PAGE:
Oct 14 2006

US Govt demands ID of all farm animals

The National Animal Identification System is a system by the US Department of Agriculture in which every farm is “registered” with the federal government and that every animal on every farm is tagged by some method, and has its movements tracked for life in a federal database. “These methods could include radio frequency identification tags, retinal scans, DNA, or others.” NoNAIS.org is a good source of information opposing the plan.

Just like TSA’s tracking program for humans, Registered Traveler, and the State Department’s chipping program for humans, RFID Passports, NAIS is “voluntary” now but planned to become mandatory. Various states, such as Texas, have already passed laws requiring farms to register for it. USDA is honest enough to admit its plan:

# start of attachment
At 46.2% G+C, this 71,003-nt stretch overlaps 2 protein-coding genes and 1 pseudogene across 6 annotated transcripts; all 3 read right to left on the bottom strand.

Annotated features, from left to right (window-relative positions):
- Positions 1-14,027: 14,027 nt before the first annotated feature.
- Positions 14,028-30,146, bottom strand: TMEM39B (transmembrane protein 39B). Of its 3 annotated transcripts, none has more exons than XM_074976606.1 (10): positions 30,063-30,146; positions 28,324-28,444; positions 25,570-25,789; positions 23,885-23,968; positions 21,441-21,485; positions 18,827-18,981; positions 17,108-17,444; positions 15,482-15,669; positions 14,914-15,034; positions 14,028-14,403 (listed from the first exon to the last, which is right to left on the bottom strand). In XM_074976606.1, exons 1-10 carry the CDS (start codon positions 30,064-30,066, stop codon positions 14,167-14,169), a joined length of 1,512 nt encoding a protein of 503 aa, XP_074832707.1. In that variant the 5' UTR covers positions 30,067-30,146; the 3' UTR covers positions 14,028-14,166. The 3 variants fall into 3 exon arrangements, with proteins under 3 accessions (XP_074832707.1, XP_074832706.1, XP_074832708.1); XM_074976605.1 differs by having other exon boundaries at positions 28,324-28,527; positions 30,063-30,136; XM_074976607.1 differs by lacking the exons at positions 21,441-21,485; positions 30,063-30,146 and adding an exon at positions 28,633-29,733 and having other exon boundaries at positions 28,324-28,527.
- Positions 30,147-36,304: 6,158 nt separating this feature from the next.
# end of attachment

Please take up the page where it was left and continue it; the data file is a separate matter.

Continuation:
• NAIS is currently a voluntary program. To ensure the participation requirements of NAIS not only provide the results necessary to maintain the health of the national herd but also is a program that is practical for producers and all others involved in production, USDA has adopted a phased-in approach to implementation. Although the draft strategic plan references mandatory requirements in 2008 and beyond, to date no actions have been initiated by USDA to develop regulations to require participation in NAIS.

No mandatory regulations have been “initiated”, but lots of other actions have been. Many small farmers have been threatened by state agriculture agents with big fines or the slaughter of their animals if they refuse to play along. And you can be sure that all the lessons learned about how to tag and track every animal will be re-applied to tagging and tracking every human.